Houston church members travel to Dominican Republic to teach baseball

awoolen@macon.comDecember 4, 2013 

Baseball is baseball no matter where it’s played.

In November, seven men from Southside Baptist Church traveled to the Dominican Republic on a mission trip to teach the sport. The trip, held the week of Nov. 10, was sponsored by Score, an organization that uses sports as a tool to spread the church’s message.

Jerry Walls, the senior pastor at Southside, said about 200 men ministered close to 2,500 youth ages 6-17 from the Dominican Republic.

Hundreds of young men made the decision to follow Jesus during the last day of the trip after former Major League Baseball player Brett Butler shared his testimony, Walls said. A few other former and current major league players were also on hand during the week-long mission trip.

“It was a great bonding time,” Walls said.

Traveling with Walls were Joey Stella, Randall Nash, Joey Mullens, Mike Holmes, Ken Galason and Brandon Dawson.

During the six-day journey, Stella, president of Warner Robins American Little League, not only taught baseball but learned a little about himself, too.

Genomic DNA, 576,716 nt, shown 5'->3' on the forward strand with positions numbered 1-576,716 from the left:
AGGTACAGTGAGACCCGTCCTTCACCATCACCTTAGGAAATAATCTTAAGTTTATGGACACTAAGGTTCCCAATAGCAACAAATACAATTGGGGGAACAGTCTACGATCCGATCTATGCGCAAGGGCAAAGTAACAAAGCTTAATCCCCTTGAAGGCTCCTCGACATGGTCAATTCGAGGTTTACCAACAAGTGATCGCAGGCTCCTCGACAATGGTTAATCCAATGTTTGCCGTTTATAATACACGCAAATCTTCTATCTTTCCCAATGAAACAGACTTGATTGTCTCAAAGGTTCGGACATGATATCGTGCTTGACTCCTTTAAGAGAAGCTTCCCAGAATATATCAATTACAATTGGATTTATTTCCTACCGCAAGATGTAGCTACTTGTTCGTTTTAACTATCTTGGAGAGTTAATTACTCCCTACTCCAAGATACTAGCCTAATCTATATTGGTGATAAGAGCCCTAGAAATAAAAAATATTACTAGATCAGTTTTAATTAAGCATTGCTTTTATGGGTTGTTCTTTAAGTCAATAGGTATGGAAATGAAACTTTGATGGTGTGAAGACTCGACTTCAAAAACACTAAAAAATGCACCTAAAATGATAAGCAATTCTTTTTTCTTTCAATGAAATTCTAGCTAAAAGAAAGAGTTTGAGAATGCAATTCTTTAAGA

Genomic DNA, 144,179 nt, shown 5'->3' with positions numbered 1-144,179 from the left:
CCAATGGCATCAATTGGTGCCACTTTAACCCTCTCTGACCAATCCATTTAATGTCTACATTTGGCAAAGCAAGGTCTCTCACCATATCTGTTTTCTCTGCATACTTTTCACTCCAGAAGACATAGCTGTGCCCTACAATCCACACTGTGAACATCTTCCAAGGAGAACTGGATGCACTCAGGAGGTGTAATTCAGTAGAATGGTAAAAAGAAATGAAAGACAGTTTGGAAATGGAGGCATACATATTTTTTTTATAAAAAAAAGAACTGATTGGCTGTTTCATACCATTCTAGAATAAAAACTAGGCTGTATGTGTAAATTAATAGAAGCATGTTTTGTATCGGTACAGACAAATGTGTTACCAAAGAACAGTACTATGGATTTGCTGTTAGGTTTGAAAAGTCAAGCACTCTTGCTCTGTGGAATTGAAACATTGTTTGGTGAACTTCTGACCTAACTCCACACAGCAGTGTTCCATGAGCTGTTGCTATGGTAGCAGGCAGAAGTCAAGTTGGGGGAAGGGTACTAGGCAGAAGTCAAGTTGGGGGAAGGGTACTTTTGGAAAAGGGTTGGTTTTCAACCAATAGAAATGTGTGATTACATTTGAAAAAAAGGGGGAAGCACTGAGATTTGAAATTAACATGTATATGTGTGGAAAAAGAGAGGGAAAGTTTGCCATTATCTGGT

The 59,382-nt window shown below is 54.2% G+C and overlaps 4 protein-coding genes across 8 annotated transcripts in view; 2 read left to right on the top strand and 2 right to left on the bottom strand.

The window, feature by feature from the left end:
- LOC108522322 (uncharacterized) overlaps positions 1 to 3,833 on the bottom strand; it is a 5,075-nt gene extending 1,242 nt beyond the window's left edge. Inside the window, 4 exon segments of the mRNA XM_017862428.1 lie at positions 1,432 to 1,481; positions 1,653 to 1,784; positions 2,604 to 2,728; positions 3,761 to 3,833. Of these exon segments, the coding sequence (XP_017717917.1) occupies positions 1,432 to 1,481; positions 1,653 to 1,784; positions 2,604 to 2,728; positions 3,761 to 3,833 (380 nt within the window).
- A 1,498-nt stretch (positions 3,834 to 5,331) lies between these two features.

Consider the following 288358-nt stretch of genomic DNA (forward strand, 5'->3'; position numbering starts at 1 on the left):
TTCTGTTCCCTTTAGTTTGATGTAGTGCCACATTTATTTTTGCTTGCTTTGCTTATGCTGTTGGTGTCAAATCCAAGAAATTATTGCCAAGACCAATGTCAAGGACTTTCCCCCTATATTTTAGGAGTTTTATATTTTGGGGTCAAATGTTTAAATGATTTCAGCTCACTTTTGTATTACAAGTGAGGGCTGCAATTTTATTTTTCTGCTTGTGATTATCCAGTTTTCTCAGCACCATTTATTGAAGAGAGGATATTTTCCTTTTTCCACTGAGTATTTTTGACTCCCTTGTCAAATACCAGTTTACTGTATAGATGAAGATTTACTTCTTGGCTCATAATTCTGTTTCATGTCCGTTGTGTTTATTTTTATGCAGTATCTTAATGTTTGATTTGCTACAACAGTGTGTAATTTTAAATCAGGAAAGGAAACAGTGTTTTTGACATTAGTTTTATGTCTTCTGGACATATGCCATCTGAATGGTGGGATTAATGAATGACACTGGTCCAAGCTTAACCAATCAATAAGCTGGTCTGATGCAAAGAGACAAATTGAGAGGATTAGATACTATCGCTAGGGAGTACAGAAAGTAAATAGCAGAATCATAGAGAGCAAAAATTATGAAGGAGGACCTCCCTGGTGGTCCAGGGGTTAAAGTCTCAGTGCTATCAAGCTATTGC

“I learned that the material things in life is not what makes you happy, but just being alive, laughter and fellowship is what makes your life worth living for,” he said.

Part of the trip was paid for by donations and part was through personal funds.

The total cost of the trip was just shy of $1,000 per person.

Stella came away from the trip with a renewed passion for the sport.

“When you go to different cultures, you learn more than you teach,” Stella said.

The group had devotionals before the men went to the baseball fields to teach.

The mornings were spent doing infield, outfield, catching and hitting practice. At the end of the session, the missionaries would speak about the Bible.

For some of the children, this was their way out of poverty, Walls said.

One of the highlights of the trip for Stella was seeing the boys and their parents accept the message of the Bible.

“Anytime you can talk about God and play baseball is always a good day,” he said.

The Telegraph is pleased to provide this opportunity to share information, experiences and observations about what's in the news. Some of the comments may be reprinted elsewhere in the site or in the newspaper. We encourage lively, open debate on the issues of the day, and ask that you refrain from profanity, hate speech, personal comments and remarks that are off point. Thank you for taking the time to offer your thoughts.

Commenting FAQs | Terms of Service